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  14. Joseph R. Herkert (1998). Sustainable Development, Engineering and Multinational Corporations: Ethical and Public Policy Implications. [REVIEW] Science and Engineering Ethics 4 (3):333-346.score: 21.0
    This paper explores the concept of sustainable development and its ethical and public policy implications for engineering and multinational corporations. Sustainable development involves achieving objectives in three realms: ecological (sustainable scale), economic (efficient allocation) and social (just distribution). While movement toward a sustainable society is dependent upon satisfying all three objectives, questions of just distribution and other questions of equity are often left off the table or downplayed when engineers and corporate leaders consider sustainable development issues. Indeed, almost all (...)
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  15. Michael Davis (2001). The Professional Approach to Engineering Ethics: Five Research Questions. Science and Engineering Ethics 7 (3):379-390.score: 21.0
    This paper argues that research for engineering ethics should routinely involve philosophers, social scientists, and engineers, and should focus for now on certain basic questions such as: Who is an engineer? What is engineering? What do engineers do? How do they make decisions? And how much control do they actually have over what they do?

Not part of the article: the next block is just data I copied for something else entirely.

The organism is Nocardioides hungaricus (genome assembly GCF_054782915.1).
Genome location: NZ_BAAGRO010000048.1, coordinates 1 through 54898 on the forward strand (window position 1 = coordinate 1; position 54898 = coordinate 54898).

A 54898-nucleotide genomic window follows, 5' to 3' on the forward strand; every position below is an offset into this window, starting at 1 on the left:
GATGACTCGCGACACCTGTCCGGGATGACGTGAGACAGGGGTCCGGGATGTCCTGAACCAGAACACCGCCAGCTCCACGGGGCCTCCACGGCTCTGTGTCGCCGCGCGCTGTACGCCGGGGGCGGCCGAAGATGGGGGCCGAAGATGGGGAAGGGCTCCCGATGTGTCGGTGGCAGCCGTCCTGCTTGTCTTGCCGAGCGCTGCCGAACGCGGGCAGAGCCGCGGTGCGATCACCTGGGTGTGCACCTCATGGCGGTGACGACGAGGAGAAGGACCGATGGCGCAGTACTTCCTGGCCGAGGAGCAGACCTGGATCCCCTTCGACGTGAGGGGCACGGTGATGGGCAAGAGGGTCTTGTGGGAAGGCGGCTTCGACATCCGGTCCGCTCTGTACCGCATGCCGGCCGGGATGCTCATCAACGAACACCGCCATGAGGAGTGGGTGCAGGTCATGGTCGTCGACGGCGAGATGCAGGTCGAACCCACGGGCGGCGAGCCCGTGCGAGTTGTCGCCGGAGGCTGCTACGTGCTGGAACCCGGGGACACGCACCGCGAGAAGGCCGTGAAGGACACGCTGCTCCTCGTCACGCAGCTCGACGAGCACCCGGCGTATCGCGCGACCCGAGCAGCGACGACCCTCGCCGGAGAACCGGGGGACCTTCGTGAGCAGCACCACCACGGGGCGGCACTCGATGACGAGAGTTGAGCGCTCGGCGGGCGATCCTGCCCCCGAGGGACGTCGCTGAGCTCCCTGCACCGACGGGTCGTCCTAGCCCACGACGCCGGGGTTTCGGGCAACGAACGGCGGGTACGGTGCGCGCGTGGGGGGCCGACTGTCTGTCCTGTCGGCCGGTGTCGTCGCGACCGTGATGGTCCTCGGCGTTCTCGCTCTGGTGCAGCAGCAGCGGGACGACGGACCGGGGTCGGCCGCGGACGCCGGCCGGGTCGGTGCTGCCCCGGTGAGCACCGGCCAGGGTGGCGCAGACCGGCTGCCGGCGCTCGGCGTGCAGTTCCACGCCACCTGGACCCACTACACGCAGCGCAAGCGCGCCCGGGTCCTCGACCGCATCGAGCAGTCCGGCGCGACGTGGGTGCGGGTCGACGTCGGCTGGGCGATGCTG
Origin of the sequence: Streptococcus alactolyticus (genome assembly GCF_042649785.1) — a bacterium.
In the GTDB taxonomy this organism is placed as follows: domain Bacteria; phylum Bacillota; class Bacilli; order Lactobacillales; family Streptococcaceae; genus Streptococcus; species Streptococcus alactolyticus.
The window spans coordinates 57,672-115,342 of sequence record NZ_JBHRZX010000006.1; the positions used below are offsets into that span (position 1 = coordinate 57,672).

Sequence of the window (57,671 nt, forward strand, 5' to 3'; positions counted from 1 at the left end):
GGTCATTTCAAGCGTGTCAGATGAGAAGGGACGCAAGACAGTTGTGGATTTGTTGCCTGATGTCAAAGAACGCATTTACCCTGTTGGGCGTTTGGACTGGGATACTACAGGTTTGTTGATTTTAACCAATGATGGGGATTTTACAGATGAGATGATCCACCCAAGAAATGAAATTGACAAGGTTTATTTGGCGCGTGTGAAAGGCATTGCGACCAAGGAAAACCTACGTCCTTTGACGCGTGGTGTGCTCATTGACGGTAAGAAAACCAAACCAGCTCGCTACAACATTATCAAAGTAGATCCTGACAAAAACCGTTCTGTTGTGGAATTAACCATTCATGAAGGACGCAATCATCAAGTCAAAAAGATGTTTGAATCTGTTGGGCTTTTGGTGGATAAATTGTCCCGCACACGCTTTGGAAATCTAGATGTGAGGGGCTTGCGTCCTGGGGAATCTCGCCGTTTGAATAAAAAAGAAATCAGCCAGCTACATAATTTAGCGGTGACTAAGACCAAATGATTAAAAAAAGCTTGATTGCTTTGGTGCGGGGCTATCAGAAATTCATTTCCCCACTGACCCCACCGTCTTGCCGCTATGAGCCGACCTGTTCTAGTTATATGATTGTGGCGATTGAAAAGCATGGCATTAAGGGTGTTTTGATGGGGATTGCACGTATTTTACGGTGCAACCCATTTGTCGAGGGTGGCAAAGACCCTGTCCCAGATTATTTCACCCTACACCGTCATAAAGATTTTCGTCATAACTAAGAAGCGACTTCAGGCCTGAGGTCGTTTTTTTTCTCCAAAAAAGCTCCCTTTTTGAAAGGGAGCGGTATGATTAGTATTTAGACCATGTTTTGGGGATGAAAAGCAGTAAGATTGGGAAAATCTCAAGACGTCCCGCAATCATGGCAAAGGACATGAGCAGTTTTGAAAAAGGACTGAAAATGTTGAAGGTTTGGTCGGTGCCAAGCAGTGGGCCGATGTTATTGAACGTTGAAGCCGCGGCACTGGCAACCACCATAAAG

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  16. W. P. S. Dias (2003). Heidegger's Relevance for Engineering: Questioning Technology. Science and Engineering Ethics 9 (3):389-396.score: 21.0
    Heidegger affirmed traditional technology, but was opposed to science-based modern technology, in which everything (including man) is considered to be a mere “resource”. This opposition was expressed in the form of deep questioning and a suspicion of superficial evaluation, because the true nature of things was often concealed, though disclosed at times. Ways in which engineers should question technology are proposed, highlighting some of the hazards and injustices associated with technology and also its subtle sociological and psychological influences. The demands (...)
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  17. Gary Lee Downey, Juan C. Lucena & Carl Mitcham (2007). Engineering Ethics and Identity: Emerging Initiatives in Comparative Perspective. [REVIEW] Science and Engineering Ethics 13 (4):463-487.score: 21.0